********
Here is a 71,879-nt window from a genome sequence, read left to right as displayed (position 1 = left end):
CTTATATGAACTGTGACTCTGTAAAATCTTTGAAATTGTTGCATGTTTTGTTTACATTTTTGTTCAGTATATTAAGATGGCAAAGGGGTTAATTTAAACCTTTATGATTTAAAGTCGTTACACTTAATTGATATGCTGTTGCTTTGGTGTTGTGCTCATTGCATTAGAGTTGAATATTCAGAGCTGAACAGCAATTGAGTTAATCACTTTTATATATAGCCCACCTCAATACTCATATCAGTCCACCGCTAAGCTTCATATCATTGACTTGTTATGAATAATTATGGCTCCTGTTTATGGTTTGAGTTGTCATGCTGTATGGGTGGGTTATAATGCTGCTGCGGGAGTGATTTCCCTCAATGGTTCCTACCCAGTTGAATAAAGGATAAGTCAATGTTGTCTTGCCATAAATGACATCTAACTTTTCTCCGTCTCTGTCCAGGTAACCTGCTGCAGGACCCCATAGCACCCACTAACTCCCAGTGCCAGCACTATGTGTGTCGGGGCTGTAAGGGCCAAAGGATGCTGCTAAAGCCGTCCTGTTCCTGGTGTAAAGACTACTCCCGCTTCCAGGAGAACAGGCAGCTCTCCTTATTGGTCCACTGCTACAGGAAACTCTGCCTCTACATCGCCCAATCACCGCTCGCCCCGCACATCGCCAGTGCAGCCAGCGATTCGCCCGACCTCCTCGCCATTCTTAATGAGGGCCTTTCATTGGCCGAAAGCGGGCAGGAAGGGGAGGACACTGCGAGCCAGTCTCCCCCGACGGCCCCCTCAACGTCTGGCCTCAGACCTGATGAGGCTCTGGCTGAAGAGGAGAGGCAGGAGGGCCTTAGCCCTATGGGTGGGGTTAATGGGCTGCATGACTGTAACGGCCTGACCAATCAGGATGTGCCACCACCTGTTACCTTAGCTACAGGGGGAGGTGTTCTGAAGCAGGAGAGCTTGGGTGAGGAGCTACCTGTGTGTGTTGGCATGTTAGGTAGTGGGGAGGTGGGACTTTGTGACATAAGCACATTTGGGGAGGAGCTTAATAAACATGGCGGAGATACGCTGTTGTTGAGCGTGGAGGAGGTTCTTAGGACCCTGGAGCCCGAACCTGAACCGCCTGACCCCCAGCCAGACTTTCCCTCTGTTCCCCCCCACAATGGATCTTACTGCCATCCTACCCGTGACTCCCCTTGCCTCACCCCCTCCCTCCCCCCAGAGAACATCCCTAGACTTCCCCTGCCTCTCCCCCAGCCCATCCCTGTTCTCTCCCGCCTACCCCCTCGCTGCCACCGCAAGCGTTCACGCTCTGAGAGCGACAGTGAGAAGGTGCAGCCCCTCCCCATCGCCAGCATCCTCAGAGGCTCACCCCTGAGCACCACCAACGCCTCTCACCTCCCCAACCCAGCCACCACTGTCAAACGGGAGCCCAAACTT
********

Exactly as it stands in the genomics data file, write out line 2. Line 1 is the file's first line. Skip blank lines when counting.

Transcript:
CTTATATGAACTGTGACTCTGTAAAATCTTTGAAATTGTTGCATGTTTTGTTTACATTTTTGTTCAGTATATTAAGATGGCAAAGGGGTTAATTTAAACCTTTATGATTTAAAGTCGTTACACTTAATTGATATGCTGTTGCTTTGGTGTTGTGCTCATTGCATTAGAGTTGAATATTCAGAGCTGAACAGCAATTGAGTTAATCACTTTTATATATAGCCCACCTCAATACTCATATCAGTCCACCGCTAAGCTTCATATCATTGACTTGTTATGAATAATTATGGCTCCTGTTTATGGTTTGAGTTGTCATGCTGTATGGGTGGGTTATAATGCTGCTGCGGGAGTGATTTCCCTCAATGGTTCCTACCCAGTTGAATAAAGGATAAGTCAATGTTGTCTTGCCATAAATGACATCTAACTTTTCTCCGTCTCTGTCCAGGTAACCTGCTGCAGGACCCCATAGCACCCACTAACTCCCAGTGCCAGCACTATGTGTGTCGGGGCTGTAAGGGCCAAAGGATGCTGCTAAAGCCGTCCTGTTCCTGGTGTAAAGACTACTCCCGCTTCCAGGAGAACAGGCAGCTCTCCTTATTGGTCCACTGCTACAGGAAACTCTGCCTCTACATCGCCCAATCACCGCTCGCCCCGCACATCGCCAGTGCAGCCAGCGATTCGCCCGACCTCCTCGCCATTCTTAATGAGGGCCTTTCATTGGCCGAAAGCGGGCAGGAAGGGGAGGACACTGCGAGCCAGTCTCCCCCGACGGCCCCCTCAACGTCTGGCCTCAGACCTGATGAGGCTCTGGCTGAAGAGGAGAGGCAGGAGGGCCTTAGCCCTATGGGTGGGGTTAATGGGCTGCATGACTGTAACGGCCTGACCAATCAGGATGTGCCACCACCTGTTACCTTAGCTACAGGGGGAGGTGTTCTGAAGCAGGAGAGCTTGGGTGAGGAGCTACCTGTGTGTGTTGGCATGTTAGGTAGTGGGGAGGTGGGACTTTGTGACATAAGCACATTTGGGGAGGAGCTTAATAAACATGGCGGAGATACGCTGTTGTTGAGCGTGGAGGAGGTTCTTAGGACCCTGGAGCCCGAACCTGAACCGCCTGACCCCCAGCCAGACTTTCCCTCTGTTCCCCCCCACAATGGATCTTACTGCCATCCTACCCGTGACTCCCCTTGCCTCACCCCCTCCCTCCCCCCAGAGAACATCCCTAGACTTCCCCTGCCTCTCCCCCAGCCCATCCCTGTTCTCTCCCGCCTACCCCCTCGCTGCCACCGCAAGCGTTCACGCTCTGAGAGCGACAGTGAGAAGGTGCAGCCCCTCCCCATCGCCAGCATCCTCAGAGGCTCACCCCTGAGCACCACCAACGCCTCTCACCTCCCCAACCCAGCCACCACTGTCAAACGGGAGCCCAAACTT